INFO Season: 1
Original Airdate: September 14, 1968
CREDITS Written by: Denis Marks
Directed by: n/a
Olan Soule as Batman/Bruce Wayne
Casey Kasem as Robin/Dick Grayson
Ted Knight as Commissioner Gordon
Ted Knight as The Penguin
Larry Storch as The Joker
THE ADVENTURES OF BATMAN – also called BATMAN WITH ROBIN THE BOY WONDER – was the first Batman animated TV series. It premiered on September 14, 1968 on the CBS television network. The first episode was titled “My Crime Is Your Crime” featuring The Joker and The Penguin. Probably for first time since I was 3 years old, I watched this episode from start to finish. Here is my review…
This series was very much influenced by ABC’s live-action BATMAN television series which actually had come to an end in March of 1968 – about 6 months prior to this series began airing Saturday mornings on CBS. However, Olan Soule and Casey Kasem voiced Batman and Robin respectively, with both doing their best Adam West and Burt Ward impression. (Of note, Soule and Kasem provided the voices of Batman and Robin on both THE NEW SCOOBY DOO MOVIES and SUPER FRIENDS. West and Ward would return as the voices of the Dynamic Duo in 1977’s THE NEW ADVENTURES OF BATMAN.)
Here’s the plot of “My Crime is Your Crime”: Batman and Robin arrest The Joker and The Penguin – separately – for crimes that they didn’t commit. As a result, they get in trouble with Commissioner Gordon (who never leaves his desk, apparently), and are going to be sued by The Joker and The Penguin for false arrest. However, Batman figures out rather quickly (he’s the world’s greatest detective, you know) that the two villains did indeed commit the crimes, just not the ones for which they were arrested. So, how did they pull that off? They used the other’s modus operandi – umbrellas and bad jokes – while committing the crime, throwing off the Caped Crusaders.
Sound silly and dumb? Well, that’s because it’s silly and dumb!
To be fair, “My Crime is Your Crime” and the entire series itself are a product of their time. This was 1968 and Batman hadn’t been “dark and serious” in nearly 30 years, and his return to his roots in the comics was still a year away. This was just the way Batman was depicted at that time in the character’s history.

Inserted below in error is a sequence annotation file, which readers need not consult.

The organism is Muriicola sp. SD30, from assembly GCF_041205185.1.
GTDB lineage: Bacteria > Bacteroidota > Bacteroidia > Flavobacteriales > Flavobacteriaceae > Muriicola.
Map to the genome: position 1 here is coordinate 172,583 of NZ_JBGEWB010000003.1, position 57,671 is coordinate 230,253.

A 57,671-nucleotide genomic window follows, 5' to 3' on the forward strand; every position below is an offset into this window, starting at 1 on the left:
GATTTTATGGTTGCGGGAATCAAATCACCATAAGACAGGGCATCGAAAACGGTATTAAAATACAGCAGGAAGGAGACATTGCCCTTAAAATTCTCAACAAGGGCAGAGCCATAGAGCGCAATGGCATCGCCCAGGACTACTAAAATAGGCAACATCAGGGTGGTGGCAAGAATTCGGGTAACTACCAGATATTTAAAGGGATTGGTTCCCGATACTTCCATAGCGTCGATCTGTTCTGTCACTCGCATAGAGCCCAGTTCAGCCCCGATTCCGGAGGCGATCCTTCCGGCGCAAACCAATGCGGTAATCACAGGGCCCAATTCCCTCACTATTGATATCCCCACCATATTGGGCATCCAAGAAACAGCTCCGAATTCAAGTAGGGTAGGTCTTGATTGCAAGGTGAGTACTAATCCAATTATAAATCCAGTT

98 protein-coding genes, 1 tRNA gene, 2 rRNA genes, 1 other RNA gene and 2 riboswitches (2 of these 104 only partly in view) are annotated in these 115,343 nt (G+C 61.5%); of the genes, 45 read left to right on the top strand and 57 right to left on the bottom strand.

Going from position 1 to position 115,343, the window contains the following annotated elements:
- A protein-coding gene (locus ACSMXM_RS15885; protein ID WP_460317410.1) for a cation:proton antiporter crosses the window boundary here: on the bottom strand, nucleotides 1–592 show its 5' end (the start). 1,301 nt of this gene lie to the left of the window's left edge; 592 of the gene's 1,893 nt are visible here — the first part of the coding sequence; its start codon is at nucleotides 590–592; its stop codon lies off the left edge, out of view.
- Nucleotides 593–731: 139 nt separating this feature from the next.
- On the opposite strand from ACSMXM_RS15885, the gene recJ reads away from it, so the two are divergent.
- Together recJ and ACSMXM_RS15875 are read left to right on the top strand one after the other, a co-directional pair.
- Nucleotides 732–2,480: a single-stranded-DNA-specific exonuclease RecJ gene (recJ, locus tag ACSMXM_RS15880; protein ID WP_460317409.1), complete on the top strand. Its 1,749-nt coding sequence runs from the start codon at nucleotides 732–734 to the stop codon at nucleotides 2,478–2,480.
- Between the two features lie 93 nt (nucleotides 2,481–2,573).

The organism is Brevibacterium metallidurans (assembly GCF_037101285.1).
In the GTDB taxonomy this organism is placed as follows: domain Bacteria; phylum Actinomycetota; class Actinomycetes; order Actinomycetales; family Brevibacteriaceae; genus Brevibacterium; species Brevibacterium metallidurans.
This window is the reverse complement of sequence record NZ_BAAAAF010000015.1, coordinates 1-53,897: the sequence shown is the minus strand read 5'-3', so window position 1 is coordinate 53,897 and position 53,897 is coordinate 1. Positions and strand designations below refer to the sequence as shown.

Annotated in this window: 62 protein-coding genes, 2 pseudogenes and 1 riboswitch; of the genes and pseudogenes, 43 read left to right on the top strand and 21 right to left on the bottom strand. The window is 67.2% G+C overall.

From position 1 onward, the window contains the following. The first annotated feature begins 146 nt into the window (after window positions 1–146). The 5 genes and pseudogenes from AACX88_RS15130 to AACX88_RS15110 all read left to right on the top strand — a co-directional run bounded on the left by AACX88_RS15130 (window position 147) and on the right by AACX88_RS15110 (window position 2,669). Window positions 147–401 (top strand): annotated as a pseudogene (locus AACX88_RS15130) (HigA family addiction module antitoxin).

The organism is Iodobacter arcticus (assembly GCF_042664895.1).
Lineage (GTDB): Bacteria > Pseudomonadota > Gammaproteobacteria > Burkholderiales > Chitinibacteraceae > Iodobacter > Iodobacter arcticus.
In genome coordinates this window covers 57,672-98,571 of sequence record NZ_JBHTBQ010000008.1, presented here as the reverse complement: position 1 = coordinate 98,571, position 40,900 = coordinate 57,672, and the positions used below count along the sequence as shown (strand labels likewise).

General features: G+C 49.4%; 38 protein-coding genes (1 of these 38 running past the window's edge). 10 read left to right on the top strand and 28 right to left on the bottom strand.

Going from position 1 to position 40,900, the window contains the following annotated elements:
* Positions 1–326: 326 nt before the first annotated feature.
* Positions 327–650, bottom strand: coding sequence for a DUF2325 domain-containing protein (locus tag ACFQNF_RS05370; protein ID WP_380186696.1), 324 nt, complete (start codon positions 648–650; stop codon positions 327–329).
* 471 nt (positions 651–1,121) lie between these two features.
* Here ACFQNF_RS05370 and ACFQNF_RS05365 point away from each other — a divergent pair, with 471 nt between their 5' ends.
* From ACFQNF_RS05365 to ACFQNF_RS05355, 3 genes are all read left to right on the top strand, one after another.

I hate to laugh at anything Batman, but it’s hard not to while watching this episode. I’m not laughing with it because it’s witty and clever (ala BATMAN: THE BRAVE AND THE BOLD), I’m laughing at it because it’s ridiculous. What we have here is a very juvenile story with bad animation (Robin’s “R” keeps inverting colors as well as showing up on different sides of his suit!), and frankly bad voice-acting.
If you let it, it can be maddening to think that sort of stuff is all what folks thought Batman is and could be 50 years ago. And I'll admit, when I was a kid, I loved this show. It was back in the day when you got up on Saturday mornings and there would be a full slate of cartoons on all three (yes, THREE at that time) networks.
However, I think it’s OK today to laugh at something like this now, even though it’s Batman. Why? Well, because of what the character became and how popular Batman went on to be in the 50 years after THE ADVENTURES OF BATMAN aired on TV.
And like the series or not, it is another example of how malleable Batman really is – probably more than any other comic book superhero.